But our trails are more crowded than ever, and minor transgressions have a way of adding up. The cathole thing … well, look, we’ve all been there. Don’t beat yourself up.

Instead, focus on being diligent with the aspects of Leave No Trace you can control. Sometimes your cathole will not be adequate to the task at hand. It’s hard to control that. But there’s no reason you can’t pack out your toilet paper every time you take a shit or secure your food overnight so animals don’t get into it. Maybe you can’t avoid losing an occasional candy bar wrapper on the trail. But you can even the scales by picking up other people’s accidental litter when you see it.

Like many things in life, developing Leave No Trace habits requires a bigger up-front investment of effort until these routines become second nature and you just do them automatically without even thinking about it. Lay the groundwork early and you (and the trail) will reap the benefits for the rest of your backpacking career.

READ NEXT – How To Dig an LNT-Compliant Cathole

5. Letting Others Define Your Hike

“Hike Your Own Hike” has been repeated so often that it now reads like a tired cliché. But there’s a reason we’ve collectively beaten this saying to death. It’s incredible how much of thru-hiking is a mental game. When you’re alone, uncertain, and attempting something audacious for the first time, it’s so easy to seek validation from others.

I’m very guilty of this. On and off the trail, I spend far too much time quibbling about other peoples’ expectations, and it is exhausting.

Am I not hiking fast enough? Or perhaps I’m hiking too fast and failing to appreciate the beauty of nature? Is my gear too heavy/too light/too old/too expensive? Am I eating too many Pop Tarts? Who has the energy to worry about all this? Just don’t.

Here’s another cliché for you: “Comparison is the thief of joy.” There is absolutely nothing wrong with learning from other hikers — experienced or inexperienced, you can learn something from everyone — or with compromising a bit to maintain healthy relationships with friends on the trail.

Just be mindful that you’re not sacrificing the hike you wanted to have, just to fit in with other hikers. Similarly, don’t let the perceived judgment of others take up real estate in your head when you should be focused on enjoying the trail.

You’re the captain of your own ship out here, and that’s a joyous thing. Embrace it.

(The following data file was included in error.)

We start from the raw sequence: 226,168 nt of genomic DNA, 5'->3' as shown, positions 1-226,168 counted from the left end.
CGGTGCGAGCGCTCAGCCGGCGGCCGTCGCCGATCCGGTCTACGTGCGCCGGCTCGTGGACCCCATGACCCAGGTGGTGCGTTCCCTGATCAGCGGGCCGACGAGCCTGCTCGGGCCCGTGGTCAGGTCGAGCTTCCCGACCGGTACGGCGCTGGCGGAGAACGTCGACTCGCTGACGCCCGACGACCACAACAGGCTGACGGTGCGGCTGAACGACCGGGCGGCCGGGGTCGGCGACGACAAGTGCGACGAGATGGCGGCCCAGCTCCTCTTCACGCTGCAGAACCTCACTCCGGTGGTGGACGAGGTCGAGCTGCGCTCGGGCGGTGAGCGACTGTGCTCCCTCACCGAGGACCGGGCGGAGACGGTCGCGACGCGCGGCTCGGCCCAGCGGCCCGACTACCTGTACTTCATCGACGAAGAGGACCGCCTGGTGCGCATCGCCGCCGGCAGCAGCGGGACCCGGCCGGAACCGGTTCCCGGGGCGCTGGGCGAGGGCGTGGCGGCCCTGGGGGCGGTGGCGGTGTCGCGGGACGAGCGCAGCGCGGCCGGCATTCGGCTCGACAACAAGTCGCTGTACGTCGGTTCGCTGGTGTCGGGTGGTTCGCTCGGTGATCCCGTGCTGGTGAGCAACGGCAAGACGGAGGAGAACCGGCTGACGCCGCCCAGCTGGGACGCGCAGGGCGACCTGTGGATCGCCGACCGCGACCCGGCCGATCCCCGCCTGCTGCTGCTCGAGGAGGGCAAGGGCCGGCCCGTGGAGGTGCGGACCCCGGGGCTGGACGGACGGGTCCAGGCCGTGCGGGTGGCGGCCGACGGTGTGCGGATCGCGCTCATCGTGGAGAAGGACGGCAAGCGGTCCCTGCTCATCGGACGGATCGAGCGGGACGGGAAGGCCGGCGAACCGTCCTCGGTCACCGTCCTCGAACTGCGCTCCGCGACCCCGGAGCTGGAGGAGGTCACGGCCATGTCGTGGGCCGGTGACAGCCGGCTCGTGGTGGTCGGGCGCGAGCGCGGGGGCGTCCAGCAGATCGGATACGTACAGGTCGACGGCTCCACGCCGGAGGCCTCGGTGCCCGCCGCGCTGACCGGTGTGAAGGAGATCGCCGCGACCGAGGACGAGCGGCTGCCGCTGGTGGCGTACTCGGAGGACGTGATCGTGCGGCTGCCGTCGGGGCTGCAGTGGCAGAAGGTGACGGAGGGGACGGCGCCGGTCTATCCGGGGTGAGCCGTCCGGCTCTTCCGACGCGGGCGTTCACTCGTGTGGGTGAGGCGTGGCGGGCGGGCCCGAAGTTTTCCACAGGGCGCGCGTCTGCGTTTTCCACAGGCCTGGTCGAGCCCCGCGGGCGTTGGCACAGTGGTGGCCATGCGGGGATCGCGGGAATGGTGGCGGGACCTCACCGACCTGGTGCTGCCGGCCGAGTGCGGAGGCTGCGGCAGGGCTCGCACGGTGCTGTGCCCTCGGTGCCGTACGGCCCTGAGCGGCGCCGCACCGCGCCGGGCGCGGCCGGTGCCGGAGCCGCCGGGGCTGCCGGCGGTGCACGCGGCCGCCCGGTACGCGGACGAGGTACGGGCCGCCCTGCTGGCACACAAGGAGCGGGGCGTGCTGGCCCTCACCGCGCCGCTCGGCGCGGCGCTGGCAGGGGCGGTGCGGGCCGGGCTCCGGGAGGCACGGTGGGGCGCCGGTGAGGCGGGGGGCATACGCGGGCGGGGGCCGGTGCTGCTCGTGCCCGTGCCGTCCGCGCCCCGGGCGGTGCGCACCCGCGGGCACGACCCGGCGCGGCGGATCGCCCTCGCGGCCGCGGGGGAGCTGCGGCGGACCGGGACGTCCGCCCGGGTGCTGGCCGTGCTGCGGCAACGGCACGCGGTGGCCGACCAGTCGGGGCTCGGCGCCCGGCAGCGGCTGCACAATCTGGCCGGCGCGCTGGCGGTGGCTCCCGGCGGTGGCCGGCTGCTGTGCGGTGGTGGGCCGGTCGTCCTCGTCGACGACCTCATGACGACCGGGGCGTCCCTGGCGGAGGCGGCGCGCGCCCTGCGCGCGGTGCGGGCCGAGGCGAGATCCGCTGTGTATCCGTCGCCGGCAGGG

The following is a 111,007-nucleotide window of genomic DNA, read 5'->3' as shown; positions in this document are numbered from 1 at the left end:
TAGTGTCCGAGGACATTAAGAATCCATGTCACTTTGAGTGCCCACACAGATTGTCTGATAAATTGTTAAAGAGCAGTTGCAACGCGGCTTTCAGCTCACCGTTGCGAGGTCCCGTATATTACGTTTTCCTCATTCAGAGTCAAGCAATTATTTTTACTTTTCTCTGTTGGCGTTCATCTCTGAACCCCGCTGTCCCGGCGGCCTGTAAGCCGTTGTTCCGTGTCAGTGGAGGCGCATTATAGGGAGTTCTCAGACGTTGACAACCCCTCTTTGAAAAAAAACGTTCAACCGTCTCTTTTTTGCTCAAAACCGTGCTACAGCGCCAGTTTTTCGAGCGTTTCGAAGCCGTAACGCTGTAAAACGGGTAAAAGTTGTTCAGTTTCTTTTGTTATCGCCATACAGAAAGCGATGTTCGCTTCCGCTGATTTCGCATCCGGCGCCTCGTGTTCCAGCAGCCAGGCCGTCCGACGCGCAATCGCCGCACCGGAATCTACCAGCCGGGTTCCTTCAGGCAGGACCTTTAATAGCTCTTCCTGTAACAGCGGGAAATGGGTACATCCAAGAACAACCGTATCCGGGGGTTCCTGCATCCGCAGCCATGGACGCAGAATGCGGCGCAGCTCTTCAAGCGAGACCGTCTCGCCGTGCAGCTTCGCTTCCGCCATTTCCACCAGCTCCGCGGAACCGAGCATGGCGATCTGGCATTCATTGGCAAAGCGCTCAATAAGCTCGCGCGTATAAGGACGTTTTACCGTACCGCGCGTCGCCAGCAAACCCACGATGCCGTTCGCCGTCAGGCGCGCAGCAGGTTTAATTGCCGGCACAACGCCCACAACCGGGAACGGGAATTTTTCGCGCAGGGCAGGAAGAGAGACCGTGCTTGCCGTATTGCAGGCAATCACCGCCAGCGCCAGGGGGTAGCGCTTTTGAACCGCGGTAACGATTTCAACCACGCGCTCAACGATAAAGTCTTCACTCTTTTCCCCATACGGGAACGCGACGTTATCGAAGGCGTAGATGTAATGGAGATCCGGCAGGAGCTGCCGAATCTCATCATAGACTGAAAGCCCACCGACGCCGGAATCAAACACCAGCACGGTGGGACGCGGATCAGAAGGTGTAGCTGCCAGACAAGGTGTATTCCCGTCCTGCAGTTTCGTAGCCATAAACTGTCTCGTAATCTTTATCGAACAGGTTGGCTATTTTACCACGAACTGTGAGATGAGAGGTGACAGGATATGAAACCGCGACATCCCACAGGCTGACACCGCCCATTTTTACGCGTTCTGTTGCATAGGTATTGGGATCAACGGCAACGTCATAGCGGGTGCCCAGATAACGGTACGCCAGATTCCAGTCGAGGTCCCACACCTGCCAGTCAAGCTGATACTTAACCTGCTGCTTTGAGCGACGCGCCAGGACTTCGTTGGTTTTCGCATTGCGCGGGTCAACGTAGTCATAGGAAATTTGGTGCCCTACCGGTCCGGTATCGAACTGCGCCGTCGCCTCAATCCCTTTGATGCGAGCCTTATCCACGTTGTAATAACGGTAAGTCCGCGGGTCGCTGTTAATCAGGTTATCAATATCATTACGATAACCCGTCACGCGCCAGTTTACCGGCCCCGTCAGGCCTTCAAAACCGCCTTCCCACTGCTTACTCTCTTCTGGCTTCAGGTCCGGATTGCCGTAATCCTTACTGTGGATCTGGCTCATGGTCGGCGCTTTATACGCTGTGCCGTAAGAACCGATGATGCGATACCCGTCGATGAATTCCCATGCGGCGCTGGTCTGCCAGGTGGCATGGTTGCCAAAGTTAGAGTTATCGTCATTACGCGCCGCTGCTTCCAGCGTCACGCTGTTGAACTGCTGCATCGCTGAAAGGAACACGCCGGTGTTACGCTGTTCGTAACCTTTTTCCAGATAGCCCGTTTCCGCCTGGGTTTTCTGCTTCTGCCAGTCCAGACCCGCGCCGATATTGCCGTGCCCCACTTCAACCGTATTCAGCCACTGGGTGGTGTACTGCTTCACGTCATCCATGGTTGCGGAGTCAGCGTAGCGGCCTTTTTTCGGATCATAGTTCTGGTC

In Conclusion!

I’ve made a lot of mistakes in my backpacking career, and this list doesn’t even begin to cover them all. Have I told you guys about the time I decided to hike through a hurricane? Sigh.

I and my fellow authors have written many articles detailing other missteps, regrets, epic fails, and all-around no-nos from ours early (and in some cases, not that early) days as backpackers, which I’ll link below if you’re interested.

Why is this type of article so popular? Do we as a society just love negativity? I’d argue that the topic is compelling because on some level, we all recognize that mistakes are among our most powerful teachers.

Moral of the story: you will make mistakes. Embrace them, learn from them, and come out better on the other side.

Experienced hikers, what are some of the biggest mistakes you’ve made and learned from on the trail? Newbies, what are you most worried about? Let us know in the comments below.


Featured image: Graphic design by Zack Goldmann.

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Comments 4

  • jhony : May 11th

    “Or perhaps I’m hiking too fast and failing to appreciate the beauty of nature”? Always cracks me UP about hiking to fast. Anish said it well. What is she not going to see going 4 miles per hour, compared to the 2 or 1.5 mph ??? NOTHING

  • Lucy “Shaker” Porter : May 12th

    I haven’t backpacked since I was a teenager (45 years ago). In my head & heart I love it. I have day hiked many times and have committed to hike the PCT in 2025. I have my first 3 night shakedown hike this Memorial Day (2024) weekend (close to home on the AT). I’m scared my body won’t love it as much as my mind and heart do. I’ve got a 22lb base weight setup and trying very hard not to pack my fears.

  • Jay Paton : May 14th

    I just finished my first section hike of the AT. Ever in western Massachusetts. It was hard. I never found a shelter that was nearby. I feel three times. Tented by the side of Main street in Tryington. I will do more. Did I mention it was hard. I will slim my back pack weight. Met some amazing trail hikers. Thank you.

  • Steve : May 14th

    I’m still learning hiking dos and donts at 75. One thing I’m still doing is carrying too much food that I never go through during my hikes. Planning for 5 days but only doing 3 days. I’m not taking about the dinners or breakfast details but always the side hike lunch gorp type stuff and that extra apple or orange or banana I never get around to eating during the hike. Eyes are still bigger than the stomach. I guess in the back of my mind there’s still a fear of getting lost which is ridiculous as I always stick to the route planned. Firmer boy scout, ‘Be Prepared’